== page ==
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"Foundations for Temporal Retrieval, Exploration and Analytics in Web Archives"

Final Report Summary - ALEXANDRIA (Foundations for Temporal Retrieval, Exploration and Analytics in Web Archives)

The ALEXANDRIA project worked on developing models, tools and techniques necessary to explore and analyze Web archives in a meaningful way. Alexandria has made relevant and impacting technological advancements in building information systems for large-scale temporal collections -- like Web Archives, News archives, and Wikipedia etc. In the first half of Alexandria we partnered with the Internet Archive to obtain large real-world datasets like the entire German and UK Web from 1998-2013. We build an infrastructure to efficiently access such large data sources, derive meaningful sub-collections for closer examination, and to extract knowledge items and semantic
annotations. These tools have been adopted by the digital library community in general facilitated by impacting research articles and outreach activities like Hackathons and workshops.

The Alexandria team proposed novel information retrieval techniques towards making such temporal collections searchable and therefore usable by social scientists and humanities researchers. In this context, we focused on 1) evolution-aware entity-based enrichment and indexing, 2) aggregating social networks and streams, 3) temporal retrieval and ranking, and 4) collaborative exploration and analytics.

Related to 1), given the importance of Wikipedia (being the largest and most popular general reference work on the Web), we found that a pressing issue was the enrichment of such knowledge sources with knowledge from archived content. To solve this, we developed methods to use high-quality news sources to enrich Wikipedia content by suggesting articles with novel and important facts, and explored how to improve the missing and outdated citation problem by suggesting citations from external temporal news collections. This has become a new research direction in its own right, with quite a few followup research from other groups, and ongoing collaboration with Wikimedia researchers. We also developed ArchiveSpark, with the motivation to provide easier access / analysis methods to non-CS researchers who work with Web archives.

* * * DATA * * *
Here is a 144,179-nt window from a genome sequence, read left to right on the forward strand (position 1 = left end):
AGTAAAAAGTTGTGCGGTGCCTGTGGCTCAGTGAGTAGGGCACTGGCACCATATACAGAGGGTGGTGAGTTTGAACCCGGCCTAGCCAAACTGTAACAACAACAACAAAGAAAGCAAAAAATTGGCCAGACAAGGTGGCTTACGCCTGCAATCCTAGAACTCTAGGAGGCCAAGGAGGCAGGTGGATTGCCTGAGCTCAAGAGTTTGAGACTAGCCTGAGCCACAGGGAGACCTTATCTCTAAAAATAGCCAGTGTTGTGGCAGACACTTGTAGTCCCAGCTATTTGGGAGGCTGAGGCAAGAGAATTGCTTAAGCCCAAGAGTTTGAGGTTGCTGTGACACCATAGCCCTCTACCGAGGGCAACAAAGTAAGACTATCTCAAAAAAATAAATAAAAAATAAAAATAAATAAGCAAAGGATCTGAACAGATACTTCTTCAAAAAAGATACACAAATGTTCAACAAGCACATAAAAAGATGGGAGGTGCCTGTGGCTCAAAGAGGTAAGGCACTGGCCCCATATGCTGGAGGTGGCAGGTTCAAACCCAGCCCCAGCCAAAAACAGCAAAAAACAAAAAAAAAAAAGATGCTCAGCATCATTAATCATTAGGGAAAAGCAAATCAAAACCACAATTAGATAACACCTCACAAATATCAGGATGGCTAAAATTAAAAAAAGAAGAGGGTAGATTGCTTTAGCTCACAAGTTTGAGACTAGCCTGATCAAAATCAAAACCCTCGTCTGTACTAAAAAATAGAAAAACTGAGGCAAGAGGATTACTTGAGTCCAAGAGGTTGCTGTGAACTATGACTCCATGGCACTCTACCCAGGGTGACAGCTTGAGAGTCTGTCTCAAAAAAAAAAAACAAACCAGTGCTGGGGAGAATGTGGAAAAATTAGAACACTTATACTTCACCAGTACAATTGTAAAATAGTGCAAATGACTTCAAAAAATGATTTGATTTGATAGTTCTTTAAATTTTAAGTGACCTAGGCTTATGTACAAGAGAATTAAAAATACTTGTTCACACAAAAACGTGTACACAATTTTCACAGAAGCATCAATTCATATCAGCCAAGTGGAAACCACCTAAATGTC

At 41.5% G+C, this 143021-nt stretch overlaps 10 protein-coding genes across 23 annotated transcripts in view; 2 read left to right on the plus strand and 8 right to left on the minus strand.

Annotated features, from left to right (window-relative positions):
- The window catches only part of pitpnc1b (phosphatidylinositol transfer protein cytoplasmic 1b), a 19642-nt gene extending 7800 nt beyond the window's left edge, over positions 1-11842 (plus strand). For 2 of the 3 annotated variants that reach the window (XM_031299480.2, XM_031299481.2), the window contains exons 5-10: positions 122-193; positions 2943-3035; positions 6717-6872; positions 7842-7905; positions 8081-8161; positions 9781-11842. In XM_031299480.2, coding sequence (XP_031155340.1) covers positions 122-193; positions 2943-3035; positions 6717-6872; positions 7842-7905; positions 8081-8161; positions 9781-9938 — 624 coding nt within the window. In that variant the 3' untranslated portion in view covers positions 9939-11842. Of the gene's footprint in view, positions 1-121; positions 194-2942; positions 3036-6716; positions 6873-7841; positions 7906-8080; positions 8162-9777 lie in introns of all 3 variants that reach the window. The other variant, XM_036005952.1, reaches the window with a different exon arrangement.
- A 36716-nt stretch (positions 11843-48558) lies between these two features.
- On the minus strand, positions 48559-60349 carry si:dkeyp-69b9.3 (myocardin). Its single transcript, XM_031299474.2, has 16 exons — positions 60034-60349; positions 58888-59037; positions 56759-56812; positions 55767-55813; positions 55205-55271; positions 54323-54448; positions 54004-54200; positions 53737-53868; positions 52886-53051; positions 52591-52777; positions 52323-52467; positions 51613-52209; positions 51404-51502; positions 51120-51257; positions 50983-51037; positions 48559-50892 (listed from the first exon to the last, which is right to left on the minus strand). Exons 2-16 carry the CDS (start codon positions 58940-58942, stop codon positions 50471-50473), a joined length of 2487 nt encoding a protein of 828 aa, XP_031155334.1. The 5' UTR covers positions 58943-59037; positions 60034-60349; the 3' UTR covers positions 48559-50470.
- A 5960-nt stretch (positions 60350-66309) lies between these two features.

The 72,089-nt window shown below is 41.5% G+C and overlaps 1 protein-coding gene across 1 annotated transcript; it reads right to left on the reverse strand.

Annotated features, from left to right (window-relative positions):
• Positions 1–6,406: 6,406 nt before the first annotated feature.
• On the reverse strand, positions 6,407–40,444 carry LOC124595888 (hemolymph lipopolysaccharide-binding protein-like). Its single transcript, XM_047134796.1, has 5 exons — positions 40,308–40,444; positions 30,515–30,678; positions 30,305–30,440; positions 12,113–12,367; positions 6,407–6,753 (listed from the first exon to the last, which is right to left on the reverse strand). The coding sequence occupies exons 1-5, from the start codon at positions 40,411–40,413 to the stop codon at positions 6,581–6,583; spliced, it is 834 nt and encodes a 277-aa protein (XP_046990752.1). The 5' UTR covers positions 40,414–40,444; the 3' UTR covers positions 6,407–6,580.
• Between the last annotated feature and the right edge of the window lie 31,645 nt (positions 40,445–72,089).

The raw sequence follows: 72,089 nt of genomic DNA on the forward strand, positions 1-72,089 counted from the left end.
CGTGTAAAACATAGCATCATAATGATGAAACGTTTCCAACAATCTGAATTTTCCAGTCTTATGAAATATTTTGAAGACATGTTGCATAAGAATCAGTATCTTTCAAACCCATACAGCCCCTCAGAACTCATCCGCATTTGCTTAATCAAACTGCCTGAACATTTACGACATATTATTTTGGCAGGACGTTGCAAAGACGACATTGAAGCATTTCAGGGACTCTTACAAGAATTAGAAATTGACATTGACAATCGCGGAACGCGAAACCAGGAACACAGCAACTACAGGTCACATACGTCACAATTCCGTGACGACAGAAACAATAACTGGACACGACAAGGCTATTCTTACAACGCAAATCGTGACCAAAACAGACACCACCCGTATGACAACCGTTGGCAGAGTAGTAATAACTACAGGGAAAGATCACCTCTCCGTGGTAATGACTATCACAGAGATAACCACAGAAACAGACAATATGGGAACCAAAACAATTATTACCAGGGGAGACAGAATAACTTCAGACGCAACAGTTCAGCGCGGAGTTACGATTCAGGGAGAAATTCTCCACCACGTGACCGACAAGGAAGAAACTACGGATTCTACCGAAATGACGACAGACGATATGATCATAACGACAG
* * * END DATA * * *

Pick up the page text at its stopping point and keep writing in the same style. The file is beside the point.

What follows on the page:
Related to 2), we focused on entity- and event-oriented aggregation approaches and constructing publicly available innovative datasets that can foster further research in related problems. Due to ethical and privacy concerns, we decided to provide only fully anonymized metadata and semantic information for social media data sets, for example a large-scale, fully-anonymized knowledge base (called TweetsKB) for a large collection of tweets, spanning more than five years. We also collected and released a large dataset that includes news articles from highly popular media agencies and cover world wide events in a full year.

Related to 3), Alexandria researchers proposed ranking models that actively take current popularity and historical significance of events into account towards ranking historical documents, and extensively investigated temporal diversification approaches to help users get an overview of results across time and topics. We also proposed a state-of-the-art news ranking (queryless) retrieval model that reconciles news event popularity and historical cues for ranking a daily batch of a large news dataset, and proposed novel retrieval methods to improve navigational search in Web archives.

Related to 4), we were interested in studying how to support collaborative and complex exploration and analysis processes and how to leverage (user) exploration and analysis processes to improve the Web archive. With ArchiveWeb, we are providing a collaborative searching and sharing platform, with search history and websites archiving functionality, and the LogCanvas search histories visualization, collaboratively construct, improve and explore web collections.

During the whole period, ALEXANDRIA related research provided for lively discussions and fruitful scientific exchange for a larger scientific community at our yearly ALEXANDRIA workshops, bringing together communities involved in Web Archiving, Digital Preservation, Digital Humanities and Information Retrieval to encourage a closer dialogue between researchers from these different disciplines and institutions.